Kasethen observed the strangely intimate scene, and he couldn’t help but stare. The clearly religious ritual was foreign for the Kas to behold, but intriguing nonetheless. Before he had time to withdraw, however, the man looked up and saw Kasethen’s observing gaze. With a sigh, the man walked towards him.
Kasethen recognised him as the Duke’s advisor, the now named ohkasethen. He remembered his name to be Garret, but he could not remember ever speaking with the man, not truly.
“My lord,” said the man and bowed. He had handsome features; high cheekbones, a straight nose, pale blue eyes, greying hair—but his countenance was tired and defeated. “May I require for—Lord Sebastian’s head?” He had clearly been crying, but in the rain, tears were hard to distinguish. “I would like to give him a proper prayer for the Builder, and a burial.”
Kasethen bit his tongue, not knowing what to tell the man.
The ohkasethen suddenly lowered his gaze, as if to hide fresh tears. “I thought I could save him.” Then he sighed. “I am sorry, sir. I’m afraid I am a bit sentiment. I have been with the Arlington family for many years now.”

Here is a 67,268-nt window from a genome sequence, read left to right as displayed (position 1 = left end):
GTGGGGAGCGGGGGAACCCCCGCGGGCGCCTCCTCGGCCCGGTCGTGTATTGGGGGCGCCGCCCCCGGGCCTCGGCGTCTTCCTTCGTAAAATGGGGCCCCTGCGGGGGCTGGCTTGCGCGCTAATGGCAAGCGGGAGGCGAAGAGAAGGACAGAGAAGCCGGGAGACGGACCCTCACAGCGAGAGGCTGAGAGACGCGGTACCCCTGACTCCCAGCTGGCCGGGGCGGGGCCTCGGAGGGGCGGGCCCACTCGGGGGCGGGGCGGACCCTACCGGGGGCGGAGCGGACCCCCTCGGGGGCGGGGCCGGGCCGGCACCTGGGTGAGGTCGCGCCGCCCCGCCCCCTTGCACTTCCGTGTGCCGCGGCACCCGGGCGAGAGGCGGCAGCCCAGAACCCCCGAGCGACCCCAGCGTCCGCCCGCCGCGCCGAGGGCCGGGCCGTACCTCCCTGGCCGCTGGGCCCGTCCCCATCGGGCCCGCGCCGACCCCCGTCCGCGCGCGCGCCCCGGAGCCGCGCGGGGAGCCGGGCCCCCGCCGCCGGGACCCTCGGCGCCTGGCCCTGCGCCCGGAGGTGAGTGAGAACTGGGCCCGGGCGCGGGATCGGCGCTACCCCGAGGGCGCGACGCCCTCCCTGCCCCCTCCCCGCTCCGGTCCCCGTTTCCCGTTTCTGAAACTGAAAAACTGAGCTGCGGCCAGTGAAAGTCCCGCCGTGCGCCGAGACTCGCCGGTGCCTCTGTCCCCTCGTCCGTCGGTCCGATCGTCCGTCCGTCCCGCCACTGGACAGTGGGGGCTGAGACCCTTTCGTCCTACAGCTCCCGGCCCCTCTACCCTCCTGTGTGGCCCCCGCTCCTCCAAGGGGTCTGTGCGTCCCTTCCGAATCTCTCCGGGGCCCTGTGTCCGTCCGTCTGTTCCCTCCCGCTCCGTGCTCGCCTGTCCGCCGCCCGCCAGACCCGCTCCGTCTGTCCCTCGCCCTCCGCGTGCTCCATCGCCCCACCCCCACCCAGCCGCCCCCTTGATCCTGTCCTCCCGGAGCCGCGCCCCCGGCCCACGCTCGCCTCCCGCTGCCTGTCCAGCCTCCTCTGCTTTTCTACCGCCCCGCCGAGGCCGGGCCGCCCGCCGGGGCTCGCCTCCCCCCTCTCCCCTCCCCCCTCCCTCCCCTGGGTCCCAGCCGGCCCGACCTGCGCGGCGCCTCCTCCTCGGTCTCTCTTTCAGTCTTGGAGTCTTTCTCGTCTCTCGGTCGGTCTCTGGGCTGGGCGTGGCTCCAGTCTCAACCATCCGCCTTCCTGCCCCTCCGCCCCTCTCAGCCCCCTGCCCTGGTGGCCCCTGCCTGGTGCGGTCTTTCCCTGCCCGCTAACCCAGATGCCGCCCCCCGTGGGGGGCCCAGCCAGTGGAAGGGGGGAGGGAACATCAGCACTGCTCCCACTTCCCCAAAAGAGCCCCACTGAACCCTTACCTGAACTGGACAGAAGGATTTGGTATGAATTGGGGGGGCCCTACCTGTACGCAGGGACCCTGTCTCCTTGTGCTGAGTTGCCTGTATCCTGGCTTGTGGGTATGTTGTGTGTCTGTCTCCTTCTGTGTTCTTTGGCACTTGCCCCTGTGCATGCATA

Kasethen could barely breathe. “Lord Sebastian is still alive.”
Garret’s snapped his eyes back up, widened. “What?”
“The rain.” Kasethen looked up at the sky, caught a downpour of water in his hand, and sighed. “He has been taken back to the dungeons, but the execution will commence as soon as the weather changes.”
“And the boy will die?”
Kasethen set his brows low and nodded solemnly.
The ohkasethen’s countenance changed. The defeat was overtaken by determination, but Garret was a good diplomat. He nodded gracefully, deeply, and thanked for the information.
At that moment, Kasethen saw the solution. He took a deep breath, feeling the rain soak him to the bone, before he said, “The rain can stop at any moment. But if we’re lucky, we have a few hours.”
Garret’s face was unchanged as he said, “For what?”
Kasethen looked at him, wishing he didn’t have to voice his forbidden thoughts—but Garret seemed to understand either way. Right then, right there, the two men had a perfect understanding of what had to be done, and that it might come at a heavy price.
Nemethan – teacher; wise woman
Ohkasethen – foreign teacher